Sunday, September 16, 2007

The Military of Tomorrow

General Wesley Clark writes,
After the 1991 Persian Gulf War, the U.S. military embarked upon another wave of high-tech modernization - and paid for it by cutting ground forces, which were being repeatedly deployed to peacekeeping operations in places such as Haiti, Bosnia and Kosovo. Instead of preparing for more likely, low-intensity conflicts, we were still spoiling for the "big fight," focusing on such large conventional targets as Kim Jong Il's North Korea and Saddam Hussein's Iraq - and now we lack adequate ground forces. Bulking up these forces, perhaps by as many as 100,000 more active troops, and refitting and recovering from Iraq could cost $70 billion to $100 billion.
Clark's assertion begs the question of whether we want to be involved in numerous long-term, low-intensity conflicts. Further, if we expect to do so, should we really be preparing for another Gulf War II scenario where we have minimal international support (despite G.W.'s claims to the contrary), or should we instead only contemplate getting involved where there is broad international support and commitment. If the latter, an easy response is that we don't need an extra 100,000 active troops - we would get troop commitments from our allies, in a manner similar to Gulf War I (or to the World Wars).

If the former, Clark is implicitly calling for a military capable of carrying out a unilateral, interventionist foreign policy, we run into a lot of serious policy concerns. G.W.'s vision of the U.S. is that of a nation which will eschew world opinion or press our allies into nominal troop commitments in order to claim broad international support for overseas adventurism. A larger military not only facilitates that type of foreign policy, if you look at the history of the Bush Administration's Middle East policy it provides no assurance that there will not be similar military overreach. We had plenty of troops to invade and occupy Afghanistan. We still had plenty of troops to invade Iraq, although not enough to occupy the nation. But even at that level, Bush was willing to deprive Afghanistan of troops in order to advance operations in Iraq. With 100,000 more troops, does Clark truly believe that Bush would have been satisfied and would have bolstered occupation forces in both nations to prevent the backsliding in Afghanistan and chaos in Iraq? Or would we presently be occupying another country - Syria, Iran, maybe both?

Perhaps Clark imagines that no G.W. will ever again control the White House, and instead his favored candidate, Hillary Clinton, will be our next President. What does Clark envision that she would do with an expanded military? If she intends to draw down forces in Iraq, functionally ending the occupation, what need does he envision? If he favors an interventionist policy toward the world's low-level conflicts, with long-term U.S. troop commitments at occupation levels, I wish he would say so directly - particularly if he believes that Hillary Clinton would share that approach. And if not, why the call for more troops?


  1. It's a variation on the old game of always getting ready to fight "the last war" instead of the next one.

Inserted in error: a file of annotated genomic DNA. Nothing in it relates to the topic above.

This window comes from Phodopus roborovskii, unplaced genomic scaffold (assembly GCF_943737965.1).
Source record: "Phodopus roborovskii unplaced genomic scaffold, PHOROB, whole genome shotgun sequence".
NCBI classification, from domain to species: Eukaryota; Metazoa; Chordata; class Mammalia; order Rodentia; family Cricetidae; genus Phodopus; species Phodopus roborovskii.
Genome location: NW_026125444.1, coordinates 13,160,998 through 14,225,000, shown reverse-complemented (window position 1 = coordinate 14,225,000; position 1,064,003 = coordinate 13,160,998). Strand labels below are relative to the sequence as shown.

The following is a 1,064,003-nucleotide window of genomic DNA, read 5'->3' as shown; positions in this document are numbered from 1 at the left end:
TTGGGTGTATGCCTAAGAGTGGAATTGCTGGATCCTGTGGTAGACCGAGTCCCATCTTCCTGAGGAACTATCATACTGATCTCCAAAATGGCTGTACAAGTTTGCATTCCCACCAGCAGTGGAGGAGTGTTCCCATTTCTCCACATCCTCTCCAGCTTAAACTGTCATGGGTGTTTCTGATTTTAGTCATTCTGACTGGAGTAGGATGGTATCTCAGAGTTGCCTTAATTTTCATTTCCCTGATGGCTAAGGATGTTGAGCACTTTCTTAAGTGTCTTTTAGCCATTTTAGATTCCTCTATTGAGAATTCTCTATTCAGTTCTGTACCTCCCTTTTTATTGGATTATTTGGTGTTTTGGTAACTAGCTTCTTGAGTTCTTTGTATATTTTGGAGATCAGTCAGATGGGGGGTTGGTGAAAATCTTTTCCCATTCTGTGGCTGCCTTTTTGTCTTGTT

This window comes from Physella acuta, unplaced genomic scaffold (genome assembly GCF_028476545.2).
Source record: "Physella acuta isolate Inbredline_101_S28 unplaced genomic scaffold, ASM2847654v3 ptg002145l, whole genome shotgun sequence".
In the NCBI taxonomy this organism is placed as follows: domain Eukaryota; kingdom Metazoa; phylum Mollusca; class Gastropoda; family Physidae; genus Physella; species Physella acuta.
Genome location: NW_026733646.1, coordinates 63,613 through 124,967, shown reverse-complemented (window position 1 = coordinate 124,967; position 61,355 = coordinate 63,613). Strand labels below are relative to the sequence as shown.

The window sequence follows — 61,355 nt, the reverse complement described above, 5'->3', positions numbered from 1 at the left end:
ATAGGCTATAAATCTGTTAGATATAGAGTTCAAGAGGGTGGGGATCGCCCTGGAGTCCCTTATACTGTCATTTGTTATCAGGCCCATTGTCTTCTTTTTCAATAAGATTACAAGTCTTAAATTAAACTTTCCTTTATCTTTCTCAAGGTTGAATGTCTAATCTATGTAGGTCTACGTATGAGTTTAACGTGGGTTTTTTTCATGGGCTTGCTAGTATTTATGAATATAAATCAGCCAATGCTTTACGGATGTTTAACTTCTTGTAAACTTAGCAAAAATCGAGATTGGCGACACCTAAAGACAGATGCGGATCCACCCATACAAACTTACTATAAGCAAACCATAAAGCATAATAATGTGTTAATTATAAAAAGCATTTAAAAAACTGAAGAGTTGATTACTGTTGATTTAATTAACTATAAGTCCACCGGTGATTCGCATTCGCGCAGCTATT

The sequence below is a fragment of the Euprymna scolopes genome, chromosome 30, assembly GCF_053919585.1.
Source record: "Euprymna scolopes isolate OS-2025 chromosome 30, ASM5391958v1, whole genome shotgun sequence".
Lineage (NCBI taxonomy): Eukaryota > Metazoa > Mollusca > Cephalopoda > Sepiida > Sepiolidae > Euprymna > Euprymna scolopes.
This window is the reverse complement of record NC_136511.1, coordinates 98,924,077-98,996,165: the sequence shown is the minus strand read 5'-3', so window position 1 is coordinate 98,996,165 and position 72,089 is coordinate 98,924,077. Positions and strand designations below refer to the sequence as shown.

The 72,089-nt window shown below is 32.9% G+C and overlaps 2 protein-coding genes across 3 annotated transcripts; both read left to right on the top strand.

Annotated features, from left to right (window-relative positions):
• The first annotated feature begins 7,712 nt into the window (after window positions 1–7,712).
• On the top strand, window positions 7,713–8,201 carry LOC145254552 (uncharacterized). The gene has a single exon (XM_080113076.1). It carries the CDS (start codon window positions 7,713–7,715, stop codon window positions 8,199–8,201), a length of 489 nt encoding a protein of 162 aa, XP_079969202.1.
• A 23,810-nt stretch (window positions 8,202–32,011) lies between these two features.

Have any of the canidates offered an opinion on "nation building"? Of course the current administration would be proof positive that such opinions don't count for much . . .


  2. Whether it's Bush's unilateral, interventionist approach or some other, the U.S. has been an aggressor state for 60 years now. We're always involved in some war, either covertly or overtly. It's part of an insanely paranoid mentality that matured at the outset of the Cold War, and we haven't grown out of it. If anything, it's intensified. We (or at least our elected and appointed leaders) perceive severe, continuous threats from all sides. Our actions have therefore become preemptive rather than reactionary.

    So until something changes, we're going to be involved in multiple conflicts of varying intensities and durations, and we will need substantial, ongoing military support. It's the very military-industrial complex warned of by Eisenhower. Welcome to Amerika.

  3. Brutus said: ". . . the U.S. has been an aggressor state for 60 years now."

    I think that's a little one-sided. All major states utilize military power as a tool of diplomacy; and not all uses of force are equal.

    We weren't an aggressor state in Korea. We certainly weren't an aggressor state when we intervened durring the Suez Crisis to support the Egyptians and the rule of law against a joint Israeli, French, and English invasion.

    It may have been bad policy, but we weren't an aggressor state when we got involved in Vietnam.

    You may have disagreed with it, but we were hardly the aggressor when we deployed military forces to the Arabian Peninsula to defend Saudi Arabia or to liberate Kuwait.

    We made it through most of the post Vietnam era without major military operations of any sort, much less without having to get bogged down in nation building/occupation.

    Many of the most recent uses of force (especially those involving forces of occupation and nation building) haven't been a response to paranoia (cold war induced or not). No rational person thinks we sent troops into Somalia or Yugoslavia out of fear or even rational self-interest. Those were both very much humanitarian or liberal uses of military force. (liberal in this context referring to a school of thought related to foreign policy, not necessarily connected with the definition used in domestic politics.)

    The problems with the military industrial complex are a completely different (albeit potentially a valid) issue.



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